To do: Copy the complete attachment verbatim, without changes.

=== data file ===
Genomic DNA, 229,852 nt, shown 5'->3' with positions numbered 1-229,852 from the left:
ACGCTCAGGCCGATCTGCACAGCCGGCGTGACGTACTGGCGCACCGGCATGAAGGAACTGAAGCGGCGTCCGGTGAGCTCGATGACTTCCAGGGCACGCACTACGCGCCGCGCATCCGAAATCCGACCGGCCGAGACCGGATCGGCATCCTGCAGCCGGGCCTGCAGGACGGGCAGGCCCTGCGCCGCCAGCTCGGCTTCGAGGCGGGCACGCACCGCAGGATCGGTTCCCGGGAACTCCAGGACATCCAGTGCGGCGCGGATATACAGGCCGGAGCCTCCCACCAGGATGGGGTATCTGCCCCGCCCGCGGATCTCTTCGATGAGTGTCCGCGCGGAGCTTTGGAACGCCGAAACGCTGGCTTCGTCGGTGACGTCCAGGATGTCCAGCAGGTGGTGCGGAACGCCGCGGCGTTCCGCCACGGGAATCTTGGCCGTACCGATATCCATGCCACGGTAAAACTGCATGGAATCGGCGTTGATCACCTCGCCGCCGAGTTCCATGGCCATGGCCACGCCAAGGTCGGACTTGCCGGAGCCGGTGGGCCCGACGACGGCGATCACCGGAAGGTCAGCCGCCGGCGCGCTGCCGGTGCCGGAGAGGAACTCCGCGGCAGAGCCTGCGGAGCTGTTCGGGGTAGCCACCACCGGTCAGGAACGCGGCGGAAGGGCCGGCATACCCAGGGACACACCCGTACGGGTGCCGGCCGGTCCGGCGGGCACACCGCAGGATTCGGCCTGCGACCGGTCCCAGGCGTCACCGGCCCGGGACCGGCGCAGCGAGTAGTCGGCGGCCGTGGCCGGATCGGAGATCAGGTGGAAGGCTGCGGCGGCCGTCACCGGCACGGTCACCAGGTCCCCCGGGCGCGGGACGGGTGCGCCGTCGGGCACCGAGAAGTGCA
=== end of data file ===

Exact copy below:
Genomic DNA, 229,852 nt, shown 5'->3' with positions numbered 1-229,852 from the left:
ACGCTCAGGCCGATCTGCACAGCCGGCGTGACGTACTGGCGCACCGGCATGAAGGAACTGAAGCGGCGTCCGGTGAGCTCGATGACTTCCAGGGCACGCACTACGCGCCGCGCATCCGAAATCCGACCGGCCGAGACCGGATCGGCATCCTGCAGCCGGGCCTGCAGGACGGGCAGGCCCTGCGCCGCCAGCTCGGCTTCGAGGCGGGCACGCACCGCAGGATCGGTTCCCGGGAACTCCAGGACATCCAGTGCGGCGCGGATATACAGGCCGGAGCCTCCCACCAGGATGGGGTATCTGCCCCGCCCGCGGATCTCTTCGATGAGTGTCCGCGCGGAGCTTTGGAACGCCGAAACGCTGGCTTCGTCGGTGACGTCCAGGATGTCCAGCAGGTGGTGCGGAACGCCGCGGCGTTCCGCCACGGGAATCTTGGCCGTACCGATATCCATGCCACGGTAAAACTGCATGGAATCGGCGTTGATCACCTCGCCGCCGAGTTCCATGGCCATGGCCACGCCAAGGTCGGACTTGCCGGAGCCGGTGGGCCCGACGACGGCGATCACCGGAAGGTCAGCCGCCGGCGCGCTGCCGGTGCCGGAGAGGAACTCCGCGGCAGAGCCTGCGGAGCTGTTCGGGGTAGCCACCACCGGTCAGGAACGCGGCGGAAGGGCCGGCATACCCAGGGACACACCCGTACGGGTGCCGGCCGGTCCGGCGGGCACACCGCAGGATTCGGCCTGCGACCGGTCCCAGGCGTCACCGGCCCGGGACCGGCGCAGCGAGTAGTCGGCGGCCGTGGCCGGATCGGAGATCAGGTGGAAGGCTGCGGCGGCCGTCACCGGCACGGTCACCAGGTCCCCCGGGCGCGGGACGGGTGCGCCGTCGGGCACCGAGAAGTGCA